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The impact of COVID-19 on education & socioeconomic mobility

Nur Amalina Ahmad Zaki

30 September 2021

With the opening of Malaysian schools being postponed once more to at least October, parents and educators alike continue to be concerned about the effects of school closures on the academic performance and mental wellbeing of students. This article will discuss the short-term effects of these closures, and then take it a step further to predict the long-term effects on our existing socioeconomic gaps.

Effect of lockdown on learning

According to a report by the Proceedings of the National Academy of Sciences of the United States (PNAS), there was clear evidence that students learned less during lockdown than in a typical year [1]. In a study of schoolchildren from the Netherlands, the average scores of students dropped by 3 percentile points in math, spelling and reading[2]. This was the result of a mere 8-week school closure. With schools in Malaysia being physically closed for over 40 weeks, this suggests the effects on our Malaysian students will be much harsher. 


One of the greatest learning losses facing our younger students is the inability to read and write. For students in Primary 1 and 2, illiteracy has increased tremendously as many students completed most of their kindergarten and Primary 1 learning in lockdown. Even when these students were provided with internet data and suitable devices, they were unable to keep up with online lessons as they could not read or write. For Primary 1 students in rural areas, they are usually taught to read and write from scratch as they were unlikely to attend kindergarten. After nearly 2 years of school closures, they are likely to  be much further behind compared to their peers in urban schools.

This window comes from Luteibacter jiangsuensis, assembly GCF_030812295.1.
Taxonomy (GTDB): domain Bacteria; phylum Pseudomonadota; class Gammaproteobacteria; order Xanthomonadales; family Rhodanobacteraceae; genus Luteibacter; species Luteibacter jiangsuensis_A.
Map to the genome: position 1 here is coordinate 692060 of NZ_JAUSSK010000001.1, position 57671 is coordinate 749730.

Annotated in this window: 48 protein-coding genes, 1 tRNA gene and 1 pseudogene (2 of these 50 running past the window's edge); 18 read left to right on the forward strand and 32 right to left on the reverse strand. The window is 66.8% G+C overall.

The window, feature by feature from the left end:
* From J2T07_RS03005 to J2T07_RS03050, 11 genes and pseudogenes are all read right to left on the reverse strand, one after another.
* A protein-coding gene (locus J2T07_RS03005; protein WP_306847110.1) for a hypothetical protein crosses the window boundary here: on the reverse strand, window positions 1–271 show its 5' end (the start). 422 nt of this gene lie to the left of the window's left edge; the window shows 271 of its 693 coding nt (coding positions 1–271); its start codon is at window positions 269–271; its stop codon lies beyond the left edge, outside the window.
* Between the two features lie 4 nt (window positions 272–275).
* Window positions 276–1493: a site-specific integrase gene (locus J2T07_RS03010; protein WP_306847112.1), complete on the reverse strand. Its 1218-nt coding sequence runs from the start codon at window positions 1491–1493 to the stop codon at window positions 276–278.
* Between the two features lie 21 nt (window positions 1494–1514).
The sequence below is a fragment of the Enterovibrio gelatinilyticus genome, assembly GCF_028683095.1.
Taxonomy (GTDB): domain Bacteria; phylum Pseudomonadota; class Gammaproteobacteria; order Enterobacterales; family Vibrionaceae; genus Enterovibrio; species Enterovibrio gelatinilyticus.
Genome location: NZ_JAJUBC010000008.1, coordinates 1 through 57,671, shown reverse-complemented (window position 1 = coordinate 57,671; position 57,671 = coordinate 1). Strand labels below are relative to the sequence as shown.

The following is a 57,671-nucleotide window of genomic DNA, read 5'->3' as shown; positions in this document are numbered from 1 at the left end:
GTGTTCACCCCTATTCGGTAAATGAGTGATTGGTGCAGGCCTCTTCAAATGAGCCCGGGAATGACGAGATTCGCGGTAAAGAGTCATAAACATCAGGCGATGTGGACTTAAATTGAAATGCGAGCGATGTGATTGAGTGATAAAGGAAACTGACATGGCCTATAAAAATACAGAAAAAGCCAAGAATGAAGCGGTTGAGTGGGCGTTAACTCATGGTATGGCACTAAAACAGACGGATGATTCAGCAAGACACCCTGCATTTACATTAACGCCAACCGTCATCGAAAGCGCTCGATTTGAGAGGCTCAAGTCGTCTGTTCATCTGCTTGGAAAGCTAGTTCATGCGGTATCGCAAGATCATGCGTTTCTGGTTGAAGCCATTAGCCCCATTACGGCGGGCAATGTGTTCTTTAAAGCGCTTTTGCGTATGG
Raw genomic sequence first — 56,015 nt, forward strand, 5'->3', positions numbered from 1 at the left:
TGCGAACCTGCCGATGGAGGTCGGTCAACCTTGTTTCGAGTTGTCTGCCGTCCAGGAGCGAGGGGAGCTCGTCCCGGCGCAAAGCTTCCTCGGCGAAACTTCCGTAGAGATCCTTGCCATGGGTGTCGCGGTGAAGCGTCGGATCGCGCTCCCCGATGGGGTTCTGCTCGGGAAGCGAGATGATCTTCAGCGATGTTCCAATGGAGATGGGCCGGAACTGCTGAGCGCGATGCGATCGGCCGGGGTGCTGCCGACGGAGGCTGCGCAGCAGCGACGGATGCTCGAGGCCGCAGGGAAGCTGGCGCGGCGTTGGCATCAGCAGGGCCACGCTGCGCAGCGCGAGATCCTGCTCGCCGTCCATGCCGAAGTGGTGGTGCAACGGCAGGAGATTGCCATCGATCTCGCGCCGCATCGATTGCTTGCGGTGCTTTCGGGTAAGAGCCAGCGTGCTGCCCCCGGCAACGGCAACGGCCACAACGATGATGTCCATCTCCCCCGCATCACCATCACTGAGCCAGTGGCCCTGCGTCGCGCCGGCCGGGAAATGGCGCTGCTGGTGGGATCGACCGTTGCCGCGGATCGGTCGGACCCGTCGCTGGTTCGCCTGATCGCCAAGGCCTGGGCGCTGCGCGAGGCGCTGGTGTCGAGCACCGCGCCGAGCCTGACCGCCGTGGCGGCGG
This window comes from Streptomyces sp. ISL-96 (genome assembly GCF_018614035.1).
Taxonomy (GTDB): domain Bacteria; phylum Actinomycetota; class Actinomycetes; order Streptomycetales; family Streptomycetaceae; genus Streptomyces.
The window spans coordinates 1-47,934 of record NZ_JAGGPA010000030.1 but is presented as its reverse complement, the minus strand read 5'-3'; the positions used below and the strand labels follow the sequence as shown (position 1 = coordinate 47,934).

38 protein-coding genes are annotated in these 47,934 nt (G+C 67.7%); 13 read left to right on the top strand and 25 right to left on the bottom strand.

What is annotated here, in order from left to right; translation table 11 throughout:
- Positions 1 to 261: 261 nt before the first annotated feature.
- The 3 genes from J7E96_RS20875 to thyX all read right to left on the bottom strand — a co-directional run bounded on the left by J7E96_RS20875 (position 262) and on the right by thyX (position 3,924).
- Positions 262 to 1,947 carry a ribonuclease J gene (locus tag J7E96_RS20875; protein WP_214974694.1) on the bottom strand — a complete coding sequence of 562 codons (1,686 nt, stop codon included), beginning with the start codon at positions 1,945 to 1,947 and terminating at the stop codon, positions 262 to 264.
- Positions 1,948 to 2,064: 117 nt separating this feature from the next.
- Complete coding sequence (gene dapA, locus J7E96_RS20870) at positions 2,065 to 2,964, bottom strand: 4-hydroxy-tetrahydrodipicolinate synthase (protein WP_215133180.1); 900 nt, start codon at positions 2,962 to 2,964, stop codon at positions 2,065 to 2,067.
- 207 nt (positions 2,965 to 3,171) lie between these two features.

For students about to graduate from secondary school, there was a higher tendency recorded for students who did not attend online classes to also fail to register for their SPM examinations. The World Bank forecasted that learning loss will result in learning disparity, which is likely to have implications on employment opportunities and potential and lower income earnings for these students in the near future.